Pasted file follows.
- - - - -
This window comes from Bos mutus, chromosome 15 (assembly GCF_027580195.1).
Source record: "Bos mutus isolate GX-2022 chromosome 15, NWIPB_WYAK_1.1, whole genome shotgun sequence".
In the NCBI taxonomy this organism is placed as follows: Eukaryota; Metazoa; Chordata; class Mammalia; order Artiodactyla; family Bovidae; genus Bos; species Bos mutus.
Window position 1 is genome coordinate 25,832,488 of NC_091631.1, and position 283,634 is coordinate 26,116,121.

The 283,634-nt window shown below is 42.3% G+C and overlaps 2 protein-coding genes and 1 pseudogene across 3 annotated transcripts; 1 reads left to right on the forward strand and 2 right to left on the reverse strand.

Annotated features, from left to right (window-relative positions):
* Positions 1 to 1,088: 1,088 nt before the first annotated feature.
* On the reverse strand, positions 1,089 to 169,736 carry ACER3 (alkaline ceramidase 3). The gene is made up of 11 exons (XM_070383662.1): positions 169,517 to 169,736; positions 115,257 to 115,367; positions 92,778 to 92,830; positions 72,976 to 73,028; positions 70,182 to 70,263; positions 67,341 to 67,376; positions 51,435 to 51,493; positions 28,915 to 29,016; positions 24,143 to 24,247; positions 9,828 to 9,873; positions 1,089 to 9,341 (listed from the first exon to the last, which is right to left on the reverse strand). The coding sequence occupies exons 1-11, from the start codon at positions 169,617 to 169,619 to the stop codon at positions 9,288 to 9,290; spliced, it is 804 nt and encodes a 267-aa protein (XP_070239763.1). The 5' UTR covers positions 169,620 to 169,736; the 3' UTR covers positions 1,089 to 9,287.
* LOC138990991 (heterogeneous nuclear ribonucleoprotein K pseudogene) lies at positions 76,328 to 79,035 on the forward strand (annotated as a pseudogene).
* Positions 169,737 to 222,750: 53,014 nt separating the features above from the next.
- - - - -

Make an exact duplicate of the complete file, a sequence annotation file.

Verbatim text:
This window comes from Bos mutus, chromosome 15 (assembly GCF_027580195.1).
Source record: "Bos mutus isolate GX-2022 chromosome 15, NWIPB_WYAK_1.1, whole genome shotgun sequence".
In the NCBI taxonomy this organism is placed as follows: Eukaryota; Metazoa; Chordata; class Mammalia; order Artiodactyla; family Bovidae; genus Bos; species Bos mutus.
Window position 1 is genome coordinate 25,832,488 of NC_091631.1, and position 283,634 is coordinate 26,116,121.

The 283,634-nt window shown below is 42.3% G+C and overlaps 2 protein-coding genes and 1 pseudogene across 3 annotated transcripts; 1 reads left to right on the forward strand and 2 right to left on the reverse strand.

Annotated features, from left to right (window-relative positions):
* Positions 1 to 1,088: 1,088 nt before the first annotated feature.
* On the reverse strand, positions 1,089 to 169,736 carry ACER3 (alkaline ceramidase 3). The gene is made up of 11 exons (XM_070383662.1): positions 169,517 to 169,736; positions 115,257 to 115,367; positions 92,778 to 92,830; positions 72,976 to 73,028; positions 70,182 to 70,263; positions 67,341 to 67,376; positions 51,435 to 51,493; positions 28,915 to 29,016; positions 24,143 to 24,247; positions 9,828 to 9,873; positions 1,089 to 9,341 (listed from the first exon to the last, which is right to left on the reverse strand). The coding sequence occupies exons 1-11, from the start codon at positions 169,617 to 169,619 to the stop codon at positions 9,288 to 9,290; spliced, it is 804 nt and encodes a 267-aa protein (XP_070239763.1). The 5' UTR covers positions 169,620 to 169,736; the 3' UTR covers positions 1,089 to 9,287.
* LOC138990991 (heterogeneous nuclear ribonucleoprotein K pseudogene) lies at positions 76,328 to 79,035 on the forward strand (annotated as a pseudogene).
* Positions 169,737 to 222,750: 53,014 nt separating the features above from the next.